I’m not sure how much any of this applies to the present generation. The Aosta Valley is notionally French-speaking, South Tyrol is notionally German-speaking, yet every time I’ve been I’ve heard nothing but Italian. (Granted, the ski resorts probably attract seasonal workers from across the country rather than locals.)

    The data suggests that it’s mostly the older generation who still speak the old tongues, much like Welsh or Gaelic. Anybody under 40 speaks standard Italian, with regional accents and diction. (Contrast with France, where even the regional accents seem to be dying out.)

  5. Is there anywhere you’ll be chided for not speaking the language accurately, so long as you’re trying?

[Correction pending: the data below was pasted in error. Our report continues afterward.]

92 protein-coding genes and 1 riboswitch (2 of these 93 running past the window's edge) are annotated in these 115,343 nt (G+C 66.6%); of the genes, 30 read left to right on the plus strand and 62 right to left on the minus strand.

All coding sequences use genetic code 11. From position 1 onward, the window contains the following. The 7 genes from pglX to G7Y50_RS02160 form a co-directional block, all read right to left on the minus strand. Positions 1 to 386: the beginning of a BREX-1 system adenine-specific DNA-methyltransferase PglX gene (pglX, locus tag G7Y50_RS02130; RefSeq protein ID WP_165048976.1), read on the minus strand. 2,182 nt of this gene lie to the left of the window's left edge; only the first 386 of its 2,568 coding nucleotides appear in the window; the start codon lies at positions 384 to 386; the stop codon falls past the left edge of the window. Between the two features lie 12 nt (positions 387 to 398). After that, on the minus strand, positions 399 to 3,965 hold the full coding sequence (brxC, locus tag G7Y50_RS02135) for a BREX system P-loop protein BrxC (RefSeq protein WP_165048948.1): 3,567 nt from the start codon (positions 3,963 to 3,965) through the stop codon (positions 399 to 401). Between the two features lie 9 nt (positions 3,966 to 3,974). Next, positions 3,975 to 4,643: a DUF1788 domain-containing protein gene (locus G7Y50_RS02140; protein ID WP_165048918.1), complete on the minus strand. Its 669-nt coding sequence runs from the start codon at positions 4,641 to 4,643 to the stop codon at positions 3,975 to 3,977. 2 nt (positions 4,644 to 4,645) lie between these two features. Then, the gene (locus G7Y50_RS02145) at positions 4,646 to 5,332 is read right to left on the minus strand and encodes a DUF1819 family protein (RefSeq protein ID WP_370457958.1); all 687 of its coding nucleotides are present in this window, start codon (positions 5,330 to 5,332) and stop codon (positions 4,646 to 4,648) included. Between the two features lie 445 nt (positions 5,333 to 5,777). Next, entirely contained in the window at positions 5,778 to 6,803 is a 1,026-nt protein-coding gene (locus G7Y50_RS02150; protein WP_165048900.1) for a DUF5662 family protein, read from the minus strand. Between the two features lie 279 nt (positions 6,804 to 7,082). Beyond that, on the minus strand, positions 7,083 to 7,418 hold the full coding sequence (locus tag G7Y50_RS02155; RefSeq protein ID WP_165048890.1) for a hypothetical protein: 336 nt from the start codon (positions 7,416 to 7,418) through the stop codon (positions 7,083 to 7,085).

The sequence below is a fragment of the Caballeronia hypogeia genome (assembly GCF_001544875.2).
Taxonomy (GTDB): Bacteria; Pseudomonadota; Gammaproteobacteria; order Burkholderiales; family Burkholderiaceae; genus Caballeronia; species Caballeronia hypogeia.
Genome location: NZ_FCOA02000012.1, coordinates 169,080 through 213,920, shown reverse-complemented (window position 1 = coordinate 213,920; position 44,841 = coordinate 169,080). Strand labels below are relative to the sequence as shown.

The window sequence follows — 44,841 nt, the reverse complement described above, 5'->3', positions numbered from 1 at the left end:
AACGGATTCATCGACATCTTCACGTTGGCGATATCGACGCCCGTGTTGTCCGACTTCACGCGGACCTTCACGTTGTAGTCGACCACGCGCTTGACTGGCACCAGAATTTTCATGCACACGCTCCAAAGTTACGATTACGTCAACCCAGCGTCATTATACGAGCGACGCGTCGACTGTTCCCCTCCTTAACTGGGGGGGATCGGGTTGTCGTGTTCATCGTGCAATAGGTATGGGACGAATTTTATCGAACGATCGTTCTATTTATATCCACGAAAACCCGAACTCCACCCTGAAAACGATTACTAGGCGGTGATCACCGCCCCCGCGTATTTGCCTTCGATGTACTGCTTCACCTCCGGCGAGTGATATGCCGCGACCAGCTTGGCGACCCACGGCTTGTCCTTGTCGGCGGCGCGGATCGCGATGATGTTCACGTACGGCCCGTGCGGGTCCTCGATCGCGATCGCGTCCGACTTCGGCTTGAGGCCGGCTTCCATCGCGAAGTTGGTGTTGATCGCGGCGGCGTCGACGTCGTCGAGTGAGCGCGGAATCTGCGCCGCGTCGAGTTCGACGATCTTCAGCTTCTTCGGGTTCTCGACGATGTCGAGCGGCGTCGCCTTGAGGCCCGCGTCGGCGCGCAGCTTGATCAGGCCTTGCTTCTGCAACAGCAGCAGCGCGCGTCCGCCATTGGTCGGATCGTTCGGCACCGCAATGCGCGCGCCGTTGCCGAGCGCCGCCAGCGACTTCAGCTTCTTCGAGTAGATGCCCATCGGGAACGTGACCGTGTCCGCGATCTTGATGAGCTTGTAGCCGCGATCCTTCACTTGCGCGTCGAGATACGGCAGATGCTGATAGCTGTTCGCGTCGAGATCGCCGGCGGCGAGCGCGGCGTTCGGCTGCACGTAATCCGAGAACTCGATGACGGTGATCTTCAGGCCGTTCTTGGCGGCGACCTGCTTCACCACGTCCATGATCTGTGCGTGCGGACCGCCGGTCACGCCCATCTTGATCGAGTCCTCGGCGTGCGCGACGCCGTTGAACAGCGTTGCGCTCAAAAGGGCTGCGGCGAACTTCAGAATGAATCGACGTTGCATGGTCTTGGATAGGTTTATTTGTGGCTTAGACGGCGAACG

Anyway, nice to see the Veneti still having some influence. Amazing how long tribal structure, culture and influence lasts.

  6. SMFS, I am only intolerant of foreign people not speaking English properly on customer helplines.

    Also, I knew a guy whose wife could speak 30+ languages. They never went abroad because she said the locals wouldn’t be speaking the language properly.

  7. Ticinese: comprehensible
    Milanese: not

    Andrew, you need to go to South Tyrol out of ski season to find out the region is largely German-speaking. It depends, as with most Balkanised places, on which village you are in, sometimes which side of which village.

    In German, the case/gender thing is retained, I am convinced, for the sole purpose of flagging up non-native speakers. Native speakers, at least educated ones, practically never make mistakes here, the gender is just part of the noun. In over 10 years, I’ve heard a native speaker misgender a noun on the radio twice. I remember because on both occasions I immediately leapt up to check and whooped with delight that they did actually get it wrong, and I am not alone in the world. My own hit-rate with genders is miserable.